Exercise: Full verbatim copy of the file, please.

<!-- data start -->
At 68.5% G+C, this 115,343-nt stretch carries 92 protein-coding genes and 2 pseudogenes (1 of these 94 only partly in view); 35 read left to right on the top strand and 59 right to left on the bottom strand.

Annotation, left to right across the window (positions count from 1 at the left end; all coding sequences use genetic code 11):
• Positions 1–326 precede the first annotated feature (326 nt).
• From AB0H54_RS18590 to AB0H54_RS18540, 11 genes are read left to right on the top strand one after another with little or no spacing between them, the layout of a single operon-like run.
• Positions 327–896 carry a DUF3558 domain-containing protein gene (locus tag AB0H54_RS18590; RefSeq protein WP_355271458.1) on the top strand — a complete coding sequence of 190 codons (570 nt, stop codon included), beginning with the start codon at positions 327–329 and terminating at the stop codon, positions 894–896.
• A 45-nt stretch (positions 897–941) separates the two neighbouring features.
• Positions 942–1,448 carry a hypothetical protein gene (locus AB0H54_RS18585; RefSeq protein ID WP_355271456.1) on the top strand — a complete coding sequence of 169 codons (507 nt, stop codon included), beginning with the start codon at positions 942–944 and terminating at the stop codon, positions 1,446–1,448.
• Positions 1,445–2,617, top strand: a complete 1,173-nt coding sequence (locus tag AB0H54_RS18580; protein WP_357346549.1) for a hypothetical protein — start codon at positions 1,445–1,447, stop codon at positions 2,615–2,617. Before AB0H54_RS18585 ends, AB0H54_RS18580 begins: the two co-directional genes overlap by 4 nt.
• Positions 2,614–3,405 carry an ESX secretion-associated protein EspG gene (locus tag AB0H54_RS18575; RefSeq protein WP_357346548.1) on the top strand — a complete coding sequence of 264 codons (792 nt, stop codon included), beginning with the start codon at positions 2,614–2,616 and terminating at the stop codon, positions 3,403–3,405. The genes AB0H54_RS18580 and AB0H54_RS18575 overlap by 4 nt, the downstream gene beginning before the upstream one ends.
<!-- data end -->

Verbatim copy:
At 68.5% G+C, this 115,343-nt stretch carries 92 protein-coding genes and 2 pseudogenes (1 of these 94 only partly in view); 35 read left to right on the top strand and 59 right to left on the bottom strand.

Annotation, left to right across the window (positions count from 1 at the left end; all coding sequences use genetic code 11):
• Positions 1–326 precede the first annotated feature (326 nt).
• From AB0H54_RS18590 to AB0H54_RS18540, 11 genes are read left to right on the top strand one after another with little or no spacing between them, the layout of a single operon-like run.
• Positions 327–896 carry a DUF3558 domain-containing protein gene (locus tag AB0H54_RS18590; RefSeq protein WP_355271458.1) on the top strand — a complete coding sequence of 190 codons (570 nt, stop codon included), beginning with the start codon at positions 327–329 and terminating at the stop codon, positions 894–896.
• A 45-nt stretch (positions 897–941) separates the two neighbouring features.
• Positions 942–1,448 carry a hypothetical protein gene (locus AB0H54_RS18585; RefSeq protein ID WP_355271456.1) on the top strand — a complete coding sequence of 169 codons (507 nt, stop codon included), beginning with the start codon at positions 942–944 and terminating at the stop codon, positions 1,446–1,448.
• Positions 1,445–2,617, top strand: a complete 1,173-nt coding sequence (locus tag AB0H54_RS18580; protein WP_357346549.1) for a hypothetical protein — start codon at positions 1,445–1,447, stop codon at positions 2,615–2,617. Before AB0H54_RS18585 ends, AB0H54_RS18580 begins: the two co-directional genes overlap by 4 nt.
• Positions 2,614–3,405 carry an ESX secretion-associated protein EspG gene (locus tag AB0H54_RS18575; RefSeq protein WP_357346548.1) on the top strand — a complete coding sequence of 264 codons (792 nt, stop codon included), beginning with the start codon at positions 2,614–2,616 and terminating at the stop codon, positions 3,403–3,405. The genes AB0H54_RS18580 and AB0H54_RS18575 overlap by 4 nt, the downstream gene beginning before the upstream one ends.